The combination of the camera and the Lidar gives the X10 an accurate view of its surroundings. I found that the robot can work out its location quickly and efficiently, and easily navigates between rooms and the base station. This gives it a decent average vacuuming speed of just over one minute per square metre.

Eufy_Clean_X10_Pro_Omni-Average_speedIt also helps the robot behave well around furniture. When obstacles such as chair or table legs are in clear view as the robot approaches, it appears to avoid contact entirely, coming very close but not hitting the obstacle. It occasionally clipped odd-shaped legs if caught from a peripheral angle, but the front bumper stops this from becoming a damaging collision.

I also saw no problems with mounting passable obstructions, and it performed well in typical robot trapping situations, such as between table legs. When it did find itself in tight spots with no obvious exit, it usually managed to get out the way it came in.

Eufy Clean X10 Pro Omni review: How well does it clean?

With both a vacuum and a mop on board, the Eufy Clean X10 Pro Omni was subjected to the full suite of controlled spillages. Dry vacuuming is tested with measured quantities of rice, flour and pet hair so I can assess exactly how much the robot picks up when sent out to tackle it. These tests are run on both carpet and hard floor.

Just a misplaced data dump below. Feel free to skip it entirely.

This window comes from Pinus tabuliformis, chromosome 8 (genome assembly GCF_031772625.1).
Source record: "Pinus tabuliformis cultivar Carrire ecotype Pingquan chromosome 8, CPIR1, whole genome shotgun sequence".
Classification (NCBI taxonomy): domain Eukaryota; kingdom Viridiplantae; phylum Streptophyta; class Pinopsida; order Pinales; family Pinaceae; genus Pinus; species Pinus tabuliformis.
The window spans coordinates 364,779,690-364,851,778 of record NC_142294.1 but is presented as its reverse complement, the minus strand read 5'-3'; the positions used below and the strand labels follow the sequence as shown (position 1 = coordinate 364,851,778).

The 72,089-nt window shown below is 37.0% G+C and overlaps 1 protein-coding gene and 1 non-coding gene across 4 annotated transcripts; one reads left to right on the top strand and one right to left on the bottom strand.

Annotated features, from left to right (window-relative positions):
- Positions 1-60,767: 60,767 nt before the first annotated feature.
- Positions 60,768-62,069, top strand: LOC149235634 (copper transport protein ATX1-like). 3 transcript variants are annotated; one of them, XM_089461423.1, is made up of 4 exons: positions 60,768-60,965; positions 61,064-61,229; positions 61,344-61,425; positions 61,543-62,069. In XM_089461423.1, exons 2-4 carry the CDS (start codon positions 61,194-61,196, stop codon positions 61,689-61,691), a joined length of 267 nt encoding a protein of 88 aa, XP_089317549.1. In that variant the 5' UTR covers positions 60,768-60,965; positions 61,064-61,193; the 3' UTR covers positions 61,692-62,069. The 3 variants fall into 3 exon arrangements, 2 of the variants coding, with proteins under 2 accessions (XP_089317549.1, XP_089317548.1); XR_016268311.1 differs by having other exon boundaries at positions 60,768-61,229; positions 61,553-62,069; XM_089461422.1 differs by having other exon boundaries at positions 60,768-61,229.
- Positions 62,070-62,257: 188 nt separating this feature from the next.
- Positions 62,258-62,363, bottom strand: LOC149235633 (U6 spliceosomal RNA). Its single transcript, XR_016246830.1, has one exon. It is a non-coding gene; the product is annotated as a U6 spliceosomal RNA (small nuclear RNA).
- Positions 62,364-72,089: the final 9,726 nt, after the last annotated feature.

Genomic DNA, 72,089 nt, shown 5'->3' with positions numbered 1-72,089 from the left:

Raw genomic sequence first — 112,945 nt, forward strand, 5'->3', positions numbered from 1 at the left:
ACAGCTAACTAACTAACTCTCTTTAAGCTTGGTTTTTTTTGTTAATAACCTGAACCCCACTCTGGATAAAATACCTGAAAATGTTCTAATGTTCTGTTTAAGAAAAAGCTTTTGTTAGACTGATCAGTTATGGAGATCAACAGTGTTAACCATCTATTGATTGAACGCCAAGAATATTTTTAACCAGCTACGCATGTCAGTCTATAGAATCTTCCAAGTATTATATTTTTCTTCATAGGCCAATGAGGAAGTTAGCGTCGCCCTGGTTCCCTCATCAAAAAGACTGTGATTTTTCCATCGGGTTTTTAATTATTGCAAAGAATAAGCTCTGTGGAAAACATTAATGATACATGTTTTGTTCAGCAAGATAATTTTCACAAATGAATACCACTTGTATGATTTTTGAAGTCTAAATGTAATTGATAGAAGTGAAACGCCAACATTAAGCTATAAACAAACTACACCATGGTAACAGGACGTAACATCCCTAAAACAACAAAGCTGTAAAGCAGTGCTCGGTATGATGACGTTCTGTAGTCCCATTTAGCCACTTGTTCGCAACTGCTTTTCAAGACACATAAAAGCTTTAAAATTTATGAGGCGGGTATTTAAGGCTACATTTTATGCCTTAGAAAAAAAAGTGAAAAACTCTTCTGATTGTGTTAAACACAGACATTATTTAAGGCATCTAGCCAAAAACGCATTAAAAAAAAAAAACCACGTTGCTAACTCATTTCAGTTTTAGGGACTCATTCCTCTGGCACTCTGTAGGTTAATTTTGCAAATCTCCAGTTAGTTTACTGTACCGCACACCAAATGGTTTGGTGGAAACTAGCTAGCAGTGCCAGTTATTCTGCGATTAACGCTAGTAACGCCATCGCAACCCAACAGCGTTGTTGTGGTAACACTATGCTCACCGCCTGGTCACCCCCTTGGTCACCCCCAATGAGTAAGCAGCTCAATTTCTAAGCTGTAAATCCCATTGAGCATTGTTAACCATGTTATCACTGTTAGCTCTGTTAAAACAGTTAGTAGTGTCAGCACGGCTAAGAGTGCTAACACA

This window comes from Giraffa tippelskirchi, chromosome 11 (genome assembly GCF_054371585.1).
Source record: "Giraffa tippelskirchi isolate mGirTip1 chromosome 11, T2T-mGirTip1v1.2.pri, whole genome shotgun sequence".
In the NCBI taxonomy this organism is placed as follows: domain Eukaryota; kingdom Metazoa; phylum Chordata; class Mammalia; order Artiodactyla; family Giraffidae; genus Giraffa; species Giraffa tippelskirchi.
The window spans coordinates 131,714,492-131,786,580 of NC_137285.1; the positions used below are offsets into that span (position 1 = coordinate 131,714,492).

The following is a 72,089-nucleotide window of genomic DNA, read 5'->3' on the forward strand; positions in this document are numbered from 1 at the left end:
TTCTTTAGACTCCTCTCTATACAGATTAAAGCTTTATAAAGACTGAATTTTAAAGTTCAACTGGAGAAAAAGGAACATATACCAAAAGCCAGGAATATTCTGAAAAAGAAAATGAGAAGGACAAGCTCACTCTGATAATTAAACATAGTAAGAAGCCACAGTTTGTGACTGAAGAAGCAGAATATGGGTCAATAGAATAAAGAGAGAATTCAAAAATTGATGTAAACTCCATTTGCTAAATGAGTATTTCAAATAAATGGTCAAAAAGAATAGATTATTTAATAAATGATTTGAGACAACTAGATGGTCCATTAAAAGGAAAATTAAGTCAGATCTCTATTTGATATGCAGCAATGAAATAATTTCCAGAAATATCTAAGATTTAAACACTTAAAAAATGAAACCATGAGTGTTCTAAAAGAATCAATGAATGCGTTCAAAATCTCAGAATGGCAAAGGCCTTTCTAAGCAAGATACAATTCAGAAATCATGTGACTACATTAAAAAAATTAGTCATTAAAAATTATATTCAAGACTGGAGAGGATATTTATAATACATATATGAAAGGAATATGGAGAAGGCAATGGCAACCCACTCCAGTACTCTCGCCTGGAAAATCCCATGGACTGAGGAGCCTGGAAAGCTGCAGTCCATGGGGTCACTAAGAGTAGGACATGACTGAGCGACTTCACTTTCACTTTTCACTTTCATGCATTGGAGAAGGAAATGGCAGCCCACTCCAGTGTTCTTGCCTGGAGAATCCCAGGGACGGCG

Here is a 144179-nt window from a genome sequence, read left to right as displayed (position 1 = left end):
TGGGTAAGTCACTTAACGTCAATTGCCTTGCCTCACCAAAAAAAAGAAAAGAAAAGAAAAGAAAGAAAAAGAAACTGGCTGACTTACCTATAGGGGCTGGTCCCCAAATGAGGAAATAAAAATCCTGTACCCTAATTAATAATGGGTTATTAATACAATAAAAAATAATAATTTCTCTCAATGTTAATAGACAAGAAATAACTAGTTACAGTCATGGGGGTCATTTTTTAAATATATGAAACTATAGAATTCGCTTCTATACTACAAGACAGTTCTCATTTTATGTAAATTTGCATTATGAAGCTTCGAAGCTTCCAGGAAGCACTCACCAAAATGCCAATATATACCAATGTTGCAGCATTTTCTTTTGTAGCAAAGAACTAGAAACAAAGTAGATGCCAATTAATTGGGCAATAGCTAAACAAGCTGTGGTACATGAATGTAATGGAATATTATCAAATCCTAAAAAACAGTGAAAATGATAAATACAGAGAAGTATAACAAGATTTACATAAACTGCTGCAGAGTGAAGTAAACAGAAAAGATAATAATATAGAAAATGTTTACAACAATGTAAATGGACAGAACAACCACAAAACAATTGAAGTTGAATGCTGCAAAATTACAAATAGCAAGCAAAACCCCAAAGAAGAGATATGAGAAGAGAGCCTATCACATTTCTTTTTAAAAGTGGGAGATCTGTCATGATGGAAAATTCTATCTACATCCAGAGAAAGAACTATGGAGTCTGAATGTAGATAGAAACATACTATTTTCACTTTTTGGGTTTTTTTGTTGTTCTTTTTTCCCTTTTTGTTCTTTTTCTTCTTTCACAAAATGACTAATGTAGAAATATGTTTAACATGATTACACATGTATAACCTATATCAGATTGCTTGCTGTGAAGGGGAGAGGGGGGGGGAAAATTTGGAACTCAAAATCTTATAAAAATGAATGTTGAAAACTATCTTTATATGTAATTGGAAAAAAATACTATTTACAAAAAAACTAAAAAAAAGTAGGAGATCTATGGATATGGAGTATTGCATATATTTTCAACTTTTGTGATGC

The rice tests went well, with the X10 collecting 98% of the rice I split on a hard floor and 97% from a carpet. This is above average.

Flour is a tougher task. On the hard floor, it only collected 52% of the spill, while on the carpet it managed only 43%. This is well below average, and a disappointing anomaly in our cleaning tests that knocked it back when compared to its rivals, as you can see from the chart below.

Eufy_Clean_X10_Pro_Omni-Average_speedIt fared better in the pet hair test, collecting 72% on hard floor and an impressive 93% on carpet. The smooth surface of the hard floor saw hair gather in clumps, get pushed forward by the sweeper and caught on the front of the robot, rather than being sucked underneath.